Close friendships can increase the odds of living a long life – not just in humans but also in animals including horses, dolphins, whales, ungulates, rodents and primates.
But in non-human social mammals, studies have focussed on females because they tend to stay in their birth group while males roam around and are thus difficult to keep track of.
Now, researchers have discovered that male baboons who have stronger social bonds with females do live longer, adding to the known benefits of close friendships.
“Male baboons may benefit from forming strong friendships with females in ways that were previously underappreciated,” says Fernando Campos from Duke University, US, first author of a study published in the journal Philosophical Transactions of the Royal Society B.
“We knew that male baboons can benefit from befriending females by protecting their own offspring and by securing future mating opportunities. Our findings show that they can also benefit from extended lifespans.”
There’s a trade-off, though. The researchers found that male baboons with higher rank have shorter lifespans. They suggest this could result from greater reproductive success, which these dominant males achieve through intense competition.
This contrasts with humans, in whom both higher status and social connections can extend the life span. The benefits for us can be quite profound, rivalling that of exercise, healthy weight, healthy drinking and clean air.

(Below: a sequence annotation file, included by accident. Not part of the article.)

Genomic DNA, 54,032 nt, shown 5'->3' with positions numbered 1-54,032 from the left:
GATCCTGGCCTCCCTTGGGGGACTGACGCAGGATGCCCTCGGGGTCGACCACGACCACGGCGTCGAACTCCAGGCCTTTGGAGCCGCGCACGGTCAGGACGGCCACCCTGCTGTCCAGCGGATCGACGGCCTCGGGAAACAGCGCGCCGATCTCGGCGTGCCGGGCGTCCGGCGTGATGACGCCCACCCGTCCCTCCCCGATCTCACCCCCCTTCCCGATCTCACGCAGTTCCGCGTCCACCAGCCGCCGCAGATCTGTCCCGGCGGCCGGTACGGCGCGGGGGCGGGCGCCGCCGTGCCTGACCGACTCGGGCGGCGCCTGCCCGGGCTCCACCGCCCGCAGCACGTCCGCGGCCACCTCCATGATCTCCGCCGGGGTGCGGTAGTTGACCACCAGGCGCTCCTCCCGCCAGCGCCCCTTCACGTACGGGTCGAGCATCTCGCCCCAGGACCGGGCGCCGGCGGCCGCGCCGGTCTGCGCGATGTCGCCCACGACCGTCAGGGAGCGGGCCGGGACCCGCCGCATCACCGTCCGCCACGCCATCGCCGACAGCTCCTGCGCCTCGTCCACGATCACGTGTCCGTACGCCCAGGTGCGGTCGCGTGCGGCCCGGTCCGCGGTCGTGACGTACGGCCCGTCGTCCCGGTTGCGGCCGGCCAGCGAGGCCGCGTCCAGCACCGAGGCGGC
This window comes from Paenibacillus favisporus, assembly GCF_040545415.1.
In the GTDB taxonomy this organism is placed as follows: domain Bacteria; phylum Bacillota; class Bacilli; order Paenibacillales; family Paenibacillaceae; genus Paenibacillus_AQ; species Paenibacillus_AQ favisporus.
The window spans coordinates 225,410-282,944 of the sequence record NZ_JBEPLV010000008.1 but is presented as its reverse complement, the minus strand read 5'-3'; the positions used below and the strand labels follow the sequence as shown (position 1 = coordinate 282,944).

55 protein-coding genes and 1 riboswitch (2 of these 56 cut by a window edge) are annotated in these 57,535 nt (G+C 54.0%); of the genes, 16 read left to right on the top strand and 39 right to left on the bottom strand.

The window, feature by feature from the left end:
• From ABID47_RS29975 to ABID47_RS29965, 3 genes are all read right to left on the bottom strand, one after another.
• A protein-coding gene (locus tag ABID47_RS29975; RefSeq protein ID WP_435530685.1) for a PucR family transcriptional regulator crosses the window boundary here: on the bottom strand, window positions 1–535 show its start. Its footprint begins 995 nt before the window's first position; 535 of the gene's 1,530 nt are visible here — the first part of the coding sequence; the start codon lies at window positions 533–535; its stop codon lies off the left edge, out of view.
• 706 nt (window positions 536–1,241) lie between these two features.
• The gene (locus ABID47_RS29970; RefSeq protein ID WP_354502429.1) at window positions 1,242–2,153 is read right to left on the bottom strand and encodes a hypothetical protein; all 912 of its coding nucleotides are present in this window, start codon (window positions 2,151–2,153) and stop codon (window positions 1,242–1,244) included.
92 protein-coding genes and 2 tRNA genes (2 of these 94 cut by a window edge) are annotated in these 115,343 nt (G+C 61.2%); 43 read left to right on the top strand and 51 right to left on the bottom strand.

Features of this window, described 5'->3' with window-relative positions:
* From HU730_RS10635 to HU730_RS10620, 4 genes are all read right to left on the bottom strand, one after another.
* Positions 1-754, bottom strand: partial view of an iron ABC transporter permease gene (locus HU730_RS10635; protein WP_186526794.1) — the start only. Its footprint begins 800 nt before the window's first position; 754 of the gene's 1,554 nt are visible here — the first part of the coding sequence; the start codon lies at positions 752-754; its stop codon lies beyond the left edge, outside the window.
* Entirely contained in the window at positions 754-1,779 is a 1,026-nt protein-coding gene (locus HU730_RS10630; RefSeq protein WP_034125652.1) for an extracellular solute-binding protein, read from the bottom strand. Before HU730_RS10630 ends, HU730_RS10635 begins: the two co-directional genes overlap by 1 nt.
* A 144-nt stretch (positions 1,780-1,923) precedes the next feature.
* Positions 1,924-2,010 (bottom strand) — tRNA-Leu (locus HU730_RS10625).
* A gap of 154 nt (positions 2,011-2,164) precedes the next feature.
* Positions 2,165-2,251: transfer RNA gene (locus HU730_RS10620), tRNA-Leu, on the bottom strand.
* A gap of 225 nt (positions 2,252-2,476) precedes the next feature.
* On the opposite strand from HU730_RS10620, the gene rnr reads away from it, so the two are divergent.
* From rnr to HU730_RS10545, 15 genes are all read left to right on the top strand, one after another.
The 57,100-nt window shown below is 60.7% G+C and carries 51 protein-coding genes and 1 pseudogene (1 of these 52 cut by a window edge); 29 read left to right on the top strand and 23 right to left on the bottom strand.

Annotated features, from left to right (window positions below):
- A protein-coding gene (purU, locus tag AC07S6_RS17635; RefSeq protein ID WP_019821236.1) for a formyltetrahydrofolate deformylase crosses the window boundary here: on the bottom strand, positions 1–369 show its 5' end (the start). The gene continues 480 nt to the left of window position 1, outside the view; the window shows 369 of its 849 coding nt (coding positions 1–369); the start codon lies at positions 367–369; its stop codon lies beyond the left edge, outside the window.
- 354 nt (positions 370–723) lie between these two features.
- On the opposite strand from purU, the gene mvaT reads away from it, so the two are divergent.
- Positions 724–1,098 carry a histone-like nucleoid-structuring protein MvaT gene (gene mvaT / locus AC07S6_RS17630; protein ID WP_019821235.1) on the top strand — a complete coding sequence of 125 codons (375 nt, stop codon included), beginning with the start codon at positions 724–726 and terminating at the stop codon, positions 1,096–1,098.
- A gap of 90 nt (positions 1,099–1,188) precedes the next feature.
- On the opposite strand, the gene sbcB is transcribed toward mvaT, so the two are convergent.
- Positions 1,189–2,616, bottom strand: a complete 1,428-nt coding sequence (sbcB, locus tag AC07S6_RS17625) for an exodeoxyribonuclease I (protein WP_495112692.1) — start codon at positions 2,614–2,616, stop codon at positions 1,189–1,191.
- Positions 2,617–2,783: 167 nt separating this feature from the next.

The study investigated wild yellow (Papio cynocephalus) and Anubis (P. anubis) baboons in the Amboseli basin, southern Kenya, which researchers have observed for nearly five decades.
It included more than 500 adult baboons – nearly half female – who were individually followed between 1984 and 2018. Baboons bond through regular grooming, so this was used as evidence of social connections.
Male survival was inferred through contextual information, such as the ages at which they typically transfer between groups as well as rare observed deaths, an approach the authors developed previously.
In this study, they extended that by developing a model to show how male survival is influenced by their social environment, including female bonds and social rank.
Results showed that females had similar social bonds with each other as with their male friends and this strongly predicted survival for both sexes. Males with strong female bonds had 28% lower risk of mortality than their mates who had weak connections – particularly important for them given males didn’t show strong bonding with each other.
While there is robust evidence that close social connections can lead to better outcomes in humans, the authors note that their study is correlational and could be explained by other factors; better physical condition could lead to more social connections and lower mortality, for instance.
However, they say several possible mechanisms could explain the benefits of social bonding including greater protection from predators, buffering from stress, lower heart rate and higher immunity.
Natalie Parletta is a freelance science writer based in Adelaide and an adjunct senior research fellow with the University of South Australia.
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